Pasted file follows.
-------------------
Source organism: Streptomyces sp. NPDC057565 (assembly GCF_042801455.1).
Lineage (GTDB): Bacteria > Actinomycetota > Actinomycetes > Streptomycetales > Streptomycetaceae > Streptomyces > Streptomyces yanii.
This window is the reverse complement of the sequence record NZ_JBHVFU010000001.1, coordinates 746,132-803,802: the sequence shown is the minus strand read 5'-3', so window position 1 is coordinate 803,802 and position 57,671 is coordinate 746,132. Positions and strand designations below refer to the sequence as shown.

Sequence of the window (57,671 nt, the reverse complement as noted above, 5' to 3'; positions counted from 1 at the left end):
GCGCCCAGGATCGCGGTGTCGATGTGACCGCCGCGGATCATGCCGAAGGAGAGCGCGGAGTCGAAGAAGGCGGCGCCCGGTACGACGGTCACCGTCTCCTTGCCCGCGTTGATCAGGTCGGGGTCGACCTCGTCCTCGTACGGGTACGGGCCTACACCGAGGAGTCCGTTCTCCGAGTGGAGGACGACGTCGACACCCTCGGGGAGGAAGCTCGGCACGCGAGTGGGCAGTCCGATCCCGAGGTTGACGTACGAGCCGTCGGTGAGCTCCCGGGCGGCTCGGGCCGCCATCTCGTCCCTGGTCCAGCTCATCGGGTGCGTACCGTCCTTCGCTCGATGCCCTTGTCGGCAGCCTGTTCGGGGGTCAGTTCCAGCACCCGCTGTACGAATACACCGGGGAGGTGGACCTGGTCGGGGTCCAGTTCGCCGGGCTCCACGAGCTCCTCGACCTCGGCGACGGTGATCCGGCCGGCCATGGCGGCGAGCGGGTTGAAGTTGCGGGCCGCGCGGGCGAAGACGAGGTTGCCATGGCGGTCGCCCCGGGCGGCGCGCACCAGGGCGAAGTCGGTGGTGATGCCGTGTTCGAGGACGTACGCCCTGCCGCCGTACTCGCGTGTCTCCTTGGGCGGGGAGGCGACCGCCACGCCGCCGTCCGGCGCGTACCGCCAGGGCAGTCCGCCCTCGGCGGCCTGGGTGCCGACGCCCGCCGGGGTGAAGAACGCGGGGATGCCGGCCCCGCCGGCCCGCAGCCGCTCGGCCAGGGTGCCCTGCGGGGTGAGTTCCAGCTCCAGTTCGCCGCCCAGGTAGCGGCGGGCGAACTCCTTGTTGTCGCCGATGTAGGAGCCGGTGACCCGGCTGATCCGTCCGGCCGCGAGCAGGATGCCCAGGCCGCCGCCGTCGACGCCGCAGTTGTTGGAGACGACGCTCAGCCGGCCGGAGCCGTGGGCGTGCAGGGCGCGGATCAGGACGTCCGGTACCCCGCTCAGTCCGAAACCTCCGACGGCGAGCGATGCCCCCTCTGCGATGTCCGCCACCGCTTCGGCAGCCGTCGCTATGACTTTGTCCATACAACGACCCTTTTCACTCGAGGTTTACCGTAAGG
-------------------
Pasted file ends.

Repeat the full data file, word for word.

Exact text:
Source organism: Streptomyces sp. NPDC057565 (assembly GCF_042801455.1).
Lineage (GTDB): Bacteria > Actinomycetota > Actinomycetes > Streptomycetales > Streptomycetaceae > Streptomyces > Streptomyces yanii.
This window is the reverse complement of the sequence record NZ_JBHVFU010000001.1, coordinates 746,132-803,802: the sequence shown is the minus strand read 5'-3', so window position 1 is coordinate 803,802 and position 57,671 is coordinate 746,132. Positions and strand designations below refer to the sequence as shown.

Sequence of the window (57,671 nt, the reverse complement as noted above, 5' to 3'; positions counted from 1 at the left end):
GCGCCCAGGATCGCGGTGTCGATGTGACCGCCGCGGATCATGCCGAAGGAGAGCGCGGAGTCGAAGAAGGCGGCGCCCGGTACGACGGTCACCGTCTCCTTGCCCGCGTTGATCAGGTCGGGGTCGACCTCGTCCTCGTACGGGTACGGGCCTACACCGAGGAGTCCGTTCTCCGAGTGGAGGACGACGTCGACACCCTCGGGGAGGAAGCTCGGCACGCGAGTGGGCAGTCCGATCCCGAGGTTGACGTACGAGCCGTCGGTGAGCTCCCGGGCGGCTCGGGCCGCCATCTCGTCCCTGGTCCAGCTCATCGGGTGCGTACCGTCCTTCGCTCGATGCCCTTGTCGGCAGCCTGTTCGGGGGTCAGTTCCAGCACCCGCTGTACGAATACACCGGGGAGGTGGACCTGGTCGGGGTCCAGTTCGCCGGGCTCCACGAGCTCCTCGACCTCGGCGACGGTGATCCGGCCGGCCATGGCGGCGAGCGGGTTGAAGTTGCGGGCCGCGCGGGCGAAGACGAGGTTGCCATGGCGGTCGCCCCGGGCGGCGCGCACCAGGGCGAAGTCGGTGGTGATGCCGTGTTCGAGGACGTACGCCCTGCCGCCGTACTCGCGTGTCTCCTTGGGCGGGGAGGCGACCGCCACGCCGCCGTCCGGCGCGTACCGCCAGGGCAGTCCGCCCTCGGCGGCCTGGGTGCCGACGCCCGCCGGGGTGAAGAACGCGGGGATGCCGGCCCCGCCGGCCCGCAGCCGCTCGGCCAGGGTGCCCTGCGGGGTGAGTTCCAGCTCCAGTTCGCCGCCCAGGTAGCGGCGGGCGAACTCCTTGTTGTCGCCGATGTAGGAGCCGGTGACCCGGCTGATCCGTCCGGCCGCGAGCAGGATGCCCAGGCCGCCGCCGTCGACGCCGCAGTTGTTGGAGACGACGCTCAGCCGGCCGGAGCCGTGGGCGTGCAGGGCGCGGATCAGGACGTCCGGTACCCCGCTCAGTCCGAAACCTCCGACGGCGAGCGATGCCCCCTCTGCGATGTCCGCCACCGCTTCGGCAGCCGTCGCTATGACTTTGTCCATACAACGACCCTTTTCACTCGAGGTTTACCGTAAGG